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USGS Announces Awards for 2020 Applied Earthquake Research and Monitoring in the U.S.

Agency announces over $20 million in awards for 2020

The U.S Geological Survey announces that the agency will award more than $20 million in 2020 for applied earthquake research, seismic and geodetic monitoring activities in moderate- to high-risk areas nationwide. More than 40 universities, state geological surveys, and private institutions are the recipients of grants and cooperative agreements in 2020. Furthermore, additional funding for the west coast ShakeAlert earthquake early warning system will be awarded later this year.

Research grants funded in 2020 include:

  • Using a machine-learning approach to investigate ground-motion alerts for earthquake early warning.
  • Evaluating outer-rise earthquake hazards from the Puerto Rico trench.
  • Improving deformation and fault compatibility using earthquake simulators and next-generation hazard models.
  • Determining temporal characteristics of aftershock sequences in the Intermountain West.
  • Determining earthquake-hazard implications and deformation rate recorded by marine terraces above the Cascadia Subduction Zone.
  • Investigating the distribution of fault creep on San Francisco Bay area faults.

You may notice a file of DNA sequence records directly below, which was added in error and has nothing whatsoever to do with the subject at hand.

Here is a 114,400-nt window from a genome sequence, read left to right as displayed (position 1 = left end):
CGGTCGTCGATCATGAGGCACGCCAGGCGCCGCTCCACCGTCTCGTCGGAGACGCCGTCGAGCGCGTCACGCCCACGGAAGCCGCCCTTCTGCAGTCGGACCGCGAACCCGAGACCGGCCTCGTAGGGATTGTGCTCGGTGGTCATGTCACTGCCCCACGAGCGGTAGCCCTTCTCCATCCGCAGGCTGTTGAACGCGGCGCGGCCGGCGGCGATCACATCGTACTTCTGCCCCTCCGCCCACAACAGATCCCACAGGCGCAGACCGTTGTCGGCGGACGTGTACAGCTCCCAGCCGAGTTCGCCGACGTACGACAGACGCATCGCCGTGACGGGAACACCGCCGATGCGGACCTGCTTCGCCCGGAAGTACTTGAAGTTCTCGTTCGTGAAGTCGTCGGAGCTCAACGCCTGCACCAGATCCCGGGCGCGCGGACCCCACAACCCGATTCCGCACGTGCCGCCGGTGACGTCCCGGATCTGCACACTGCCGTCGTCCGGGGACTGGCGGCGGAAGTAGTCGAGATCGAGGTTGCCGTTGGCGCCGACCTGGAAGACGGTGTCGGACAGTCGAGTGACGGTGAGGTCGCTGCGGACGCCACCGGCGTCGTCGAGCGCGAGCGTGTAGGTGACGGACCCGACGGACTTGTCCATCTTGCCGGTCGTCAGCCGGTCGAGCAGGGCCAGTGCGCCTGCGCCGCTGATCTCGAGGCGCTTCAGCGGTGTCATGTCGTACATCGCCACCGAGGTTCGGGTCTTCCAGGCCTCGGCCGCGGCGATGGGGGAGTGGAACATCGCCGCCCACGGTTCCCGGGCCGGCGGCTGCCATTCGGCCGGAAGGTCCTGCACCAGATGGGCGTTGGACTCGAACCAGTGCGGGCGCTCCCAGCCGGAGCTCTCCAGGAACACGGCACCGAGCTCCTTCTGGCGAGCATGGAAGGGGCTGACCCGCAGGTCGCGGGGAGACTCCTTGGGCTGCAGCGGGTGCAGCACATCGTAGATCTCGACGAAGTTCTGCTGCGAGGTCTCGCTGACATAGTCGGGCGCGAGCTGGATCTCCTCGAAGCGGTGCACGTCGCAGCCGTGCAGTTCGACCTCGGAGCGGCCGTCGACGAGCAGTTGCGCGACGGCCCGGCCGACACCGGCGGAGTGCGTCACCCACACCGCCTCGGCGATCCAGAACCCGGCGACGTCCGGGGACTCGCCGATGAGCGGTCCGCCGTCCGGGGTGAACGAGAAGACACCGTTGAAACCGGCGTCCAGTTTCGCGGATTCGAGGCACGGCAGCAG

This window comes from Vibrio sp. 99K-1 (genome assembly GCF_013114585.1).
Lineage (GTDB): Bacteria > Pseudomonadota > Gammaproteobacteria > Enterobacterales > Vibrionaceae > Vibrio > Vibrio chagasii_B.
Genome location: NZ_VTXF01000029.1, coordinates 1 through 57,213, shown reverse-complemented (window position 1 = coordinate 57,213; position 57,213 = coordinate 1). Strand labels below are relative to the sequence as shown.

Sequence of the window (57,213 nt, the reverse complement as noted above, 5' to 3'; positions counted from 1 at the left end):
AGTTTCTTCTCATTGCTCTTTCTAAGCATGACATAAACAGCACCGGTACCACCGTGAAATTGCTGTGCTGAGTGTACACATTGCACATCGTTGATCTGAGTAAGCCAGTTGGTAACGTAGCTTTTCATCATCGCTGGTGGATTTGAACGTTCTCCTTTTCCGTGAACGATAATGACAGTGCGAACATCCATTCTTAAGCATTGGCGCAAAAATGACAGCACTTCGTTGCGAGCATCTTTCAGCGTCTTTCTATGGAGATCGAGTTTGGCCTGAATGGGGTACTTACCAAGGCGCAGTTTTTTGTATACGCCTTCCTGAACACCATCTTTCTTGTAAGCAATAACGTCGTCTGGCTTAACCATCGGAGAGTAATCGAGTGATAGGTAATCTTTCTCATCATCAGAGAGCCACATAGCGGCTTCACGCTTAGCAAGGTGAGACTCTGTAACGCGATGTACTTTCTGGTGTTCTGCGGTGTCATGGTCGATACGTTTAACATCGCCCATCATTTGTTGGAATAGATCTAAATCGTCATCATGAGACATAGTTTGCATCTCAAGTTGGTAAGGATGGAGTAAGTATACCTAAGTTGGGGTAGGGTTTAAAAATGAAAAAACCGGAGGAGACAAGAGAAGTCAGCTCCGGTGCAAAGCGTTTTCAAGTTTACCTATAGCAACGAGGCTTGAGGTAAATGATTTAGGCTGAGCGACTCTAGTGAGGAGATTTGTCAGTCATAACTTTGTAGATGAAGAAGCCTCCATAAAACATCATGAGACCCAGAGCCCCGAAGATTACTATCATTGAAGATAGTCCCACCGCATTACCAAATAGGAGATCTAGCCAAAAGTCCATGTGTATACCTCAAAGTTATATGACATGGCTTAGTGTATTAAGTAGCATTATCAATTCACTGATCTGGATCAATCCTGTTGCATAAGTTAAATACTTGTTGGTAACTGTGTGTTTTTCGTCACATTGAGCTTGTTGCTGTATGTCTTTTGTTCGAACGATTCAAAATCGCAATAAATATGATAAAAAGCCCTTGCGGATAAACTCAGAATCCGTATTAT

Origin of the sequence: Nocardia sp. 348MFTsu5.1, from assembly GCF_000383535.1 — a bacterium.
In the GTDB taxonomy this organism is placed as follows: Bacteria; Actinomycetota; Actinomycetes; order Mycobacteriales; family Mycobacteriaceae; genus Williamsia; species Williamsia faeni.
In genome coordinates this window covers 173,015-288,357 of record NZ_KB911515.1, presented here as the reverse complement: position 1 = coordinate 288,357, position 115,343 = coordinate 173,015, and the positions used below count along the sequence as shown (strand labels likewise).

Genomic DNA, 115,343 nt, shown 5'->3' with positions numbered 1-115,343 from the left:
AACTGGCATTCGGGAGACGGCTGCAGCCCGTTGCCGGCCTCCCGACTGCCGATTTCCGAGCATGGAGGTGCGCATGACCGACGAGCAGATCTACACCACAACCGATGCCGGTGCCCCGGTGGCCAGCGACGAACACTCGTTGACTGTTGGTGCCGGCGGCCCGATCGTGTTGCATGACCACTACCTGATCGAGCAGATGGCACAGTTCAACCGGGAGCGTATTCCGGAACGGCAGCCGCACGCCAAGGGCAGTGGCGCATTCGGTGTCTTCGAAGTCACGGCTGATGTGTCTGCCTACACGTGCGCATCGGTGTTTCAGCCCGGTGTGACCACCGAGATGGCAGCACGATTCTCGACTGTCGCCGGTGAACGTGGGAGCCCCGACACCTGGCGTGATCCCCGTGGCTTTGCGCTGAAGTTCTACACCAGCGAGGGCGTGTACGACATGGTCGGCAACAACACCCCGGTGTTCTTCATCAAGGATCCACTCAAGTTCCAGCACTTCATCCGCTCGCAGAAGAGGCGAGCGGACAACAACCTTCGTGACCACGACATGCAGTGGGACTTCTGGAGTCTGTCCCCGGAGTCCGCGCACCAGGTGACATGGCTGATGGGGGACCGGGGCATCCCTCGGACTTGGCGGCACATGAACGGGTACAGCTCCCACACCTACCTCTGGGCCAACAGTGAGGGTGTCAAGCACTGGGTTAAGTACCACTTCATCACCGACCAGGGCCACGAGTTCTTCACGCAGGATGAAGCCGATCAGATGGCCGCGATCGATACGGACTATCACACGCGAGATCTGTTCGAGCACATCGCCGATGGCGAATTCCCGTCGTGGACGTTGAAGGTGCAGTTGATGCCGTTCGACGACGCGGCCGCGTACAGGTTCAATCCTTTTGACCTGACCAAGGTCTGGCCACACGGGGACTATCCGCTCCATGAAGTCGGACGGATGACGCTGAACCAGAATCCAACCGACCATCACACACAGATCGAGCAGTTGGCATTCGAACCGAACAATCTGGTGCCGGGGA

USGS will also provide funds for applied earthquake research through a cooperative agreement with the Southern California Earthquake Center (SCEC), a university research consortium that supports research and education in seismology, tectonic geodesy, earthquake geology, computational science, and many interdisciplinary studies in earthquake science in Southern California and elsewhere. 

Funds are also being provided for earthquake monitoring through cooperative agreements with several regional seismic and geodetic networks of the USGS Advanced National Seismic System (ANSS). The ANSS is a cooperative effort to collect and analyze seismic and geodetic data on earthquakes, issue timely and reliable notifications of their occurrence and impacts and provide data for earthquake research and the hazard and risk assessments that are the foundation for creating an earthquake-resilient nation. 

External research supports important work such as mapping seismic hazards, developing earthquake planning scenarios, defining the prehistoric record of large earthquakes, investigating the origins of earthquakes, and improving methods for predicting earthquake effects.


For a complete list of funded earthquake projects, and reports of previously funded work, visit:

The USGS provides science for a changing world. For more information, visit

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